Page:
There is a downside to all this flexibility and it’s, er, flexibility. It’s possible this many choices of almost the same thing will spell ‘analysis paralysis’ in some prospective buyers. In my primary/secondary/tertiary source selection, there will be those who cannot agree with themselves on a pecking order, and instead of seeing a flexible range of options, they just see too many alternatives. That said, these are the same people who will take 35 minutes to choose a sandwich filling in a busy lunch queue, so maybe we shouldn’t be too worried about their sensitivities.
Of course, all these myriad options and your decisions as to just how many boxes you want in your room are contingent on whether or not you actually want them in your room. The best on-paper system with the greatest flexibility will go nowhere if it sounds like a bag of spoons being tipped down a fire escape. Fortunately, Primare’s reputation for good sound is both long-standing and well-deserved, and there’s nothing about the 15 series that upsets that particular apple cart. Each component is similarly voiced, and that voice could be used to sell coffee or chocolate thanks to its rich, smooth, refined and satisfying presentation. That being said, it packs one heck of a punch when called upon to do so. Keeping things refreshingly Scandiwegian, I used the Swedish stack (culminating in the 60W Class D I15) with Denmark’s Audiovector’s R1 Arreté loudspeakers on their own stands. While the R1 is not a difficult speaker to drive, this should be a relatively unbalanced system revealing of flaws in the Primare. If that was its intention it failed miserably. The system sounded great and played both quietly in the background and at full tilt without complaint. I tried pushing hard with some technical deathcore (‘The Husk’ by Rings of Saturn on Tidal), but ears and neighbours got in the way.
All the usual audiophile elements are there, too. This system (taken as a system or as individual components) gives a great performance with stereo separation and soundstaging. There is lots of detail in there too; I played Bach’s Art of Fugue [The Emerson String Quartet, DG] and the Primare system returned a focused, cerebral sound, but one that – above all – was entertaining and satisfying to sit in front of.
There is one lone voice in all this; the DD15 CD transport. It doesn’t have three other similar products offering the same performance in a very slightly attenuated capacity, and cannot be press-ganged into service as a streamer, a phono stage, or a coffee machine. It’s just a slot-loading, low-resonance CD transport. OK, it takes its minimalism reallyseriously, but it gives an accurate, honest, precise and functionally invisible performance. It presents the digits without grace or favour, allowing the DAC to do the heavy lifting unconstrained by ‘quirks’ from the transport.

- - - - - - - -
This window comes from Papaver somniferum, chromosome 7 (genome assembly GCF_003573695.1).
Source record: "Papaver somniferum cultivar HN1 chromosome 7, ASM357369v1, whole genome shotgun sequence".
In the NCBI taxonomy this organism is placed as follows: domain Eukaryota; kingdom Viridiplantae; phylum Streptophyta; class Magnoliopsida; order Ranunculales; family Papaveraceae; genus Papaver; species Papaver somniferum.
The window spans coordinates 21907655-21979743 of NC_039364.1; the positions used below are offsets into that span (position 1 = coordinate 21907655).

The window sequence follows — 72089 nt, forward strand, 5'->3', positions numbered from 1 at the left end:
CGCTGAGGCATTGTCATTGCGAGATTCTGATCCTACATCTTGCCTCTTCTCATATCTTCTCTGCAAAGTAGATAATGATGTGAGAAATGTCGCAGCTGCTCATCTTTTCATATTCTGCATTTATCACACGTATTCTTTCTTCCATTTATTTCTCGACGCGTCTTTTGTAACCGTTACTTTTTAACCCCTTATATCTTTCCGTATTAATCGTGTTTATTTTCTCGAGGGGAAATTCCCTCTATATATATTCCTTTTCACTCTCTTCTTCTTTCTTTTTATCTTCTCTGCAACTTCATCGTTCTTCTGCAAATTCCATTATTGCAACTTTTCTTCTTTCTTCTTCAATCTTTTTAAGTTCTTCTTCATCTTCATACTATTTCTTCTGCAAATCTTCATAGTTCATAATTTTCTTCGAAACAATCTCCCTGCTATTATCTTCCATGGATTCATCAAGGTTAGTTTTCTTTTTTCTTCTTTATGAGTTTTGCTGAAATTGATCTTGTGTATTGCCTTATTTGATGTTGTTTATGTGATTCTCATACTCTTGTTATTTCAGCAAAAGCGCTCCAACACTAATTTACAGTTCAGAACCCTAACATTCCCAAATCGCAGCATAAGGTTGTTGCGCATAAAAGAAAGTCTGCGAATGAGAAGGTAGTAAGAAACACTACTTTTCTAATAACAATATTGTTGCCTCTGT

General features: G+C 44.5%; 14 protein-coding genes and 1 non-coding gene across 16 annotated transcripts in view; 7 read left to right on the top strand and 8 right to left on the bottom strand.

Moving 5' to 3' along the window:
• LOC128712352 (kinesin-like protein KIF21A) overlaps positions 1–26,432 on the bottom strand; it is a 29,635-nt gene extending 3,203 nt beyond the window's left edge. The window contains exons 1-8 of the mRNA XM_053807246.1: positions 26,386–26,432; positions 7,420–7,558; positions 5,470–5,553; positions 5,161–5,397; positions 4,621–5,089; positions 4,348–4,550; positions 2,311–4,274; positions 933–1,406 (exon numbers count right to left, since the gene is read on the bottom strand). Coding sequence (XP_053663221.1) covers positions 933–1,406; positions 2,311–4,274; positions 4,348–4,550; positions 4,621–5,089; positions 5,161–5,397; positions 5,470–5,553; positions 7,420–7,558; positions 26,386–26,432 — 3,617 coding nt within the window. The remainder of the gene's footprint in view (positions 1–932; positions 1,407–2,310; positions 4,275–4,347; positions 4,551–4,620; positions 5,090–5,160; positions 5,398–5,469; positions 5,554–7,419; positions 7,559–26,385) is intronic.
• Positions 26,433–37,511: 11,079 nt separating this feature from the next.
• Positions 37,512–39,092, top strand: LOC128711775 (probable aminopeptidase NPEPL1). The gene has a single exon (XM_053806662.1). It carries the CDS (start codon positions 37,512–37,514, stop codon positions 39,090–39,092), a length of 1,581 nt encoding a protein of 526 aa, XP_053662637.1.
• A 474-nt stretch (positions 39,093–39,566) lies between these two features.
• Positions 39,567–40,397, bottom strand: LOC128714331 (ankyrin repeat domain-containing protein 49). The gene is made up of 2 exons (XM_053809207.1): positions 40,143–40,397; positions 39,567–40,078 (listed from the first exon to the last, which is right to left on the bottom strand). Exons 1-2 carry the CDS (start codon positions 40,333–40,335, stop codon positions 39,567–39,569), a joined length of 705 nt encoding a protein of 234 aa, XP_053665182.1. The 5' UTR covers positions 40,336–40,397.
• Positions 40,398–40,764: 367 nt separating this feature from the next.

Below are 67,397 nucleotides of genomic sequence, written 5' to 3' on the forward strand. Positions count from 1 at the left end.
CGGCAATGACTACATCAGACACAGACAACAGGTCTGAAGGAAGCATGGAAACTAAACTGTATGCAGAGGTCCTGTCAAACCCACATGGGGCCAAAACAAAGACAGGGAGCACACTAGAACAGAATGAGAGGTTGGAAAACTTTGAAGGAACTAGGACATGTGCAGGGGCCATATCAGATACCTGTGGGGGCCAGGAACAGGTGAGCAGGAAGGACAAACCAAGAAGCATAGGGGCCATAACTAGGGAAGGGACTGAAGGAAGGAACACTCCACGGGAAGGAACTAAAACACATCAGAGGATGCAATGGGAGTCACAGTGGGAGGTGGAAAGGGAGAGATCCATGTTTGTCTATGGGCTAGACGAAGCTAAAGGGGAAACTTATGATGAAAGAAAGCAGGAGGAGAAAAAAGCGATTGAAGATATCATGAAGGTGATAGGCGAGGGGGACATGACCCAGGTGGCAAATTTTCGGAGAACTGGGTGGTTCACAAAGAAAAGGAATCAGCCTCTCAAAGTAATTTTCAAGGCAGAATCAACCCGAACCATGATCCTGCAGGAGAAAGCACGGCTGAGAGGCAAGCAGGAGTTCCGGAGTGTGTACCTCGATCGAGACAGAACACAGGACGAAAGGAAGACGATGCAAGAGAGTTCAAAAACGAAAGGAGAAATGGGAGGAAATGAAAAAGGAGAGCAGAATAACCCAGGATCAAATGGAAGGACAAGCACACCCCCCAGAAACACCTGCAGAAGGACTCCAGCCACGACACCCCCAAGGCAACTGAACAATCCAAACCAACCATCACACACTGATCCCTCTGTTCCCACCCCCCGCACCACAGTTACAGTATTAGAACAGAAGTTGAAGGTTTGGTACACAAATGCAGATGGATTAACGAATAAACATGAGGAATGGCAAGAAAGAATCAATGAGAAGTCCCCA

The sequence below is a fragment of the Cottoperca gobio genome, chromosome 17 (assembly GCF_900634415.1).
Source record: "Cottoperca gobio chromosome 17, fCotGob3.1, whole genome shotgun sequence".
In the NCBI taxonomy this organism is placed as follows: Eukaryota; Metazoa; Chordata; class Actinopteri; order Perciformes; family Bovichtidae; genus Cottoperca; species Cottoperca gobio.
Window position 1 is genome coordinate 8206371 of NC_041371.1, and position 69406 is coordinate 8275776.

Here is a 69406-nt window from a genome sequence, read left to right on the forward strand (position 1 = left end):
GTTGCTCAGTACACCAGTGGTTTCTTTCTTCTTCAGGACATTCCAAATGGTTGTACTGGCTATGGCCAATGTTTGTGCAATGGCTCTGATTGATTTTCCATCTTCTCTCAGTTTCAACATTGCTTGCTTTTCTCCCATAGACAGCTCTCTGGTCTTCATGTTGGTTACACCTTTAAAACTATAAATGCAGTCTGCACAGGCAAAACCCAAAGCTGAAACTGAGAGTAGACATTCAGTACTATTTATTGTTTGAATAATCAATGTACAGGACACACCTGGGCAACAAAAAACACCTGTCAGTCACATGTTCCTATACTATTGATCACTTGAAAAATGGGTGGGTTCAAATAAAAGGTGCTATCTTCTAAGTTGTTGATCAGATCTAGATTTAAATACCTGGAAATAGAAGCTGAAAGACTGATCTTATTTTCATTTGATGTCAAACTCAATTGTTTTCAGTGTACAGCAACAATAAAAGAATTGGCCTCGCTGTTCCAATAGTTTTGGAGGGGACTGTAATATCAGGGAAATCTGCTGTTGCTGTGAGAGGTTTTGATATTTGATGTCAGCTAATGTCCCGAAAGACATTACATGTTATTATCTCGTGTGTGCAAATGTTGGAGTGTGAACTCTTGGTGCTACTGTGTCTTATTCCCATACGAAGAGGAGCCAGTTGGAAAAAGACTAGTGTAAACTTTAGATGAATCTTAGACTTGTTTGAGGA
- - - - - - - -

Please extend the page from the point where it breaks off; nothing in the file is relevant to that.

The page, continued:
In fact, the DD15 is good enough to show exactly why CD is still a going concern for audio enthusiasts even in 2020. There is a directness and presence to the sound that streaming can struggle to replicate and while many of us have all but moved on from spinning polycarbonate, the DD15 shows why CD is still so much more than a hard-copy to be ripped and stored away. In particular, I spun up the title track of Blue Maqams by Anouar Brahem [ECM] and got transfixed by the solidity and physicality of the sound almost immediately. Playing the same track through a local Melco 100-series server (ripped from the same disc) and then playing it once more through Tidal didn’t have quite the same effect. Chalk one up to the DD15 and the trusty Compact Disc.
Finally, two of the boxes stand a little taller than the others in performance terms. And of those, the DD15 perhaps stands tallest; it’s such a good option for those wanting a CD transport without all the flummery and magic beans that sometimes come with that box. There are better transports out there (possibly the upper tier transport from Primare’s own 35 Series line being one of them), but not at anything like the price. Also, the R15 phono stage is a great option for those wanting to move up from the built-in phono stages but aren’t at that ‘cost-no-object’ level. Once again, it has that Primare sense of musical honesty and accuracy without sterility that I think many find attractive.